Follow Heart or Market Demand? University Student Offer Advice to Newcomers

Ly Chhaingheng is a junior student majoring in Business Administration at the Paragon International University. Photo provided
  • By Rin Ousa
  • November 24, 2023 11:55 AM

PHNOM PENH – A bachelor’s degree is a four-year journey in higher education that helps students land well-paying jobs and open up rewarding opportunities after graduation.

Ly Chhaingheng is a junior student majoring in Business Administration at the Paragon International University. He shares his thoughts on fresh high school graduates who are still vague about their ideal major, the importance of extracurricular activities, his opinion on Gap Year, and conveys essential messages to fresh graduate high schools before entering a four-year study curriculum. 

Rin Ousa: Choosing the right major and university is a huge decision. Based on your experience, what are the main factors guiding you to choose your current major and university? 

Ly Chhaingheng: I acknowledge that most students have one common concern: “I do not know what I like nor the university I want to pursue”. I have experienced it, and the process was confusing. However, I sorted out this by gathering all my small interests in one place, matching them with my degree, and analyzing them based on my preferences and weaknesses. Then, I realized I wanted to take a business degree at Paragon International University. Three main factors pushed me to take it. The first one was my interest in business operations. The second was my personality, as I love to meet new people in the form of business meetings and conferences. And, last but not least, I see a business degree as a good foundation for future start-ups, as this degree makes the connection between theory and real real business practice.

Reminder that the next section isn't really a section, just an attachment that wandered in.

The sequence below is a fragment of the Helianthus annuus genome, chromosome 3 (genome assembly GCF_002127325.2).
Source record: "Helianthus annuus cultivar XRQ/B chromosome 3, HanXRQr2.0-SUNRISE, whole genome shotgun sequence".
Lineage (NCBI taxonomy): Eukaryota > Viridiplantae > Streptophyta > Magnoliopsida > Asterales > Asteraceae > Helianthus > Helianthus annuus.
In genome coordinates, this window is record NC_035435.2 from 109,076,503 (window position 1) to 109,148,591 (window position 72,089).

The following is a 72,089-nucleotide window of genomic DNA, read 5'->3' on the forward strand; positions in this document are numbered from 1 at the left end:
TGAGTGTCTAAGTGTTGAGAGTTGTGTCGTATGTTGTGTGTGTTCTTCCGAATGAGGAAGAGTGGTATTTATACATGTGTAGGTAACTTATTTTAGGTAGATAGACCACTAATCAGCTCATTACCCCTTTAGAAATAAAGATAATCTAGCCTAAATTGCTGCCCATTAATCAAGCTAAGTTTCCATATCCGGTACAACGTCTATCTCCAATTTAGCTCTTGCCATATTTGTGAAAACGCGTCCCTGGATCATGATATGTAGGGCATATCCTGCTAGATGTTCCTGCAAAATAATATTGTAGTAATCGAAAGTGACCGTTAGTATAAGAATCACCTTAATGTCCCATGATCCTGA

Rin Ousa: But some fresh high school graduates don’t know exactly what their interests or strengths are. Could you share some effective tips with them? 

Ly Chhaingheng: Honestly, this was a tough situation for me as well. I was also in the process of discovering my interests back then. So, the first tip would be to ask yourself what you do not like. It is quite difficult to point out what you love sometimes, but it is easier to identify what you dislike. Once you do it, you will slowly figure out your interests. The second tip is to be involved in volunteering or competition. Doing so opens up more opportunities to test out what you like or may like and what you may be tired of doing. The third would be to talk to your friends. They can be a reflection of you, as they can positively see what you have inside.

Rin Ousa: What about taking a gap year, which is usually understood as a semester or a year of experiential learning after high school, to allow people to discover their interests?

Ly Chhaingheng: Personally, I would not suggest taking a gap year if students already know what major or university they want to pursue because they can both study and do extracurricular activities to discover more of their potential at the same time. However, if there is still hesitation, a gap year would be the best option to allow them to discover their interests, and goals to avoid the risk of changing majors.

Rin Ousa: Studying in two universities is quite common for Cambodian students, what do you think are the effective tips to manage time for those two universities effectively?